Identification of a methylation profile for DNMT1-associated autosomal dominant cerebellar ataxia, deafness, and narcolepsy

dc.contributor.authorKernohan, Kristin D
dc.contributor.authorCigana Schenkel, Laila
dc.contributor.authorHuang, Lijia
dc.contributor.authorSmith, Amanda
dc.contributor.authorPare, Guillaume
dc.contributor.authorAinsworth, Peter
dc.contributor.authorBoycott, Kym M
dc.contributor.authorWarman-Chardon, Jodi
dc.contributor.authorSadikovic, Bekim
dc.identifier.citationClinical Epigenetics. 2016 Sep 05;8(1):91
dc.description.abstractAbstract Background DNA methylation is an essential epigenetic mark, controlled by DNA methyltransferase (DNMT) proteins, which regulates chromatin structure and gene expression throughout the genome. In this study, we describe a family with adult-onset autosomal dominant cerebellar ataxia with deafness and narcolepsy (ADCA-DN) caused by mutations in the maintenance methyltransferase DNMT1 and assess the DNA methylation profile of these individuals. Results We report a family with six individuals affected with ADCA-DN; specifically, patients first developed hearing loss and ataxia, followed by narcolepsy, and cognitive decline. We identified a heterozygous DNMT1 variant, c.1709C>T [p.Ala570Val] by Sanger sequencing, which had been previously reported as pathogenic for ADCA-DN and segregated with disease in the family. DNA methylation analysis by high-resolution genome-wide DNA methylation array identified a decrease in CpGs with 0–10 % methylation and 80–95 % methylation and a concomitant increase in sites with 10–30 % methylation and >95 % methylation. This pattern suggests an increase in methylation of normally unmethylated regions, such as promoters and CpG islands, as well as further methylation of highly methylated gene bodies and intergenic regions. Furthermore, a regional analysis identified 82 hypermethylated loci with consistent robust differences across ≥5 consecutive probes compared to our large reference cohort. Conclusions This report identifies robust changes in the DNA methylation patterns in ADCA-DN patients, which is an important step towards elucidating disease pathogenesis.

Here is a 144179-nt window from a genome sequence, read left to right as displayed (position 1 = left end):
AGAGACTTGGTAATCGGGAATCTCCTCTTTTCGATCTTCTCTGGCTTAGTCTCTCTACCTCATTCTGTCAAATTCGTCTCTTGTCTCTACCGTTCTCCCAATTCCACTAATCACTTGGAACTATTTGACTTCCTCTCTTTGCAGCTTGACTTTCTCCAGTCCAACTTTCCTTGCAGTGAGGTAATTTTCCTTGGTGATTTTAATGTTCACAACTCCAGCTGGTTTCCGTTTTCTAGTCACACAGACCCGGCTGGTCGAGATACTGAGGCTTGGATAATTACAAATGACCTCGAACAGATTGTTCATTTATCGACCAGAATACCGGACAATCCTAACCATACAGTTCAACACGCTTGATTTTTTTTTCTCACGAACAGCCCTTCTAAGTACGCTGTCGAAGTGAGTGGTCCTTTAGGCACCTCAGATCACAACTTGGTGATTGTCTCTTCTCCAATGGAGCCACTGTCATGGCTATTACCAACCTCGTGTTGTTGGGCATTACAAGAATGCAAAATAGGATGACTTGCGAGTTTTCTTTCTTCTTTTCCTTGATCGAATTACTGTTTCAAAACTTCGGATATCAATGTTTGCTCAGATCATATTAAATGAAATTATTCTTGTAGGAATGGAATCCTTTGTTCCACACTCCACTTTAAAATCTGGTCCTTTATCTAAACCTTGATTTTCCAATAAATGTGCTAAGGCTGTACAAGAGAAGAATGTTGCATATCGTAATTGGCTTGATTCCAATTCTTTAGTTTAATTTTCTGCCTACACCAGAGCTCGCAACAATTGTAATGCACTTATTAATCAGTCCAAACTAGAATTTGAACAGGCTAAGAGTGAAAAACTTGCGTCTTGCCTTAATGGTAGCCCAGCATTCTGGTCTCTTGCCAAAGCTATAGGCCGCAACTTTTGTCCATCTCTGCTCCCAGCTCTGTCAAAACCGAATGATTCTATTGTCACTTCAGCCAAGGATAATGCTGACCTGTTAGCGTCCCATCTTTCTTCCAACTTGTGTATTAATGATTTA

dc.titleIdentification of a methylation profile for DNMT1-associated autosomal dominant cerebellar ataxia, deafness, and narcolepsy
dc.typeJournal Article
dc.rights.holderThe Author(s).
CollectionLibre accès - Publications // Open Access - Publications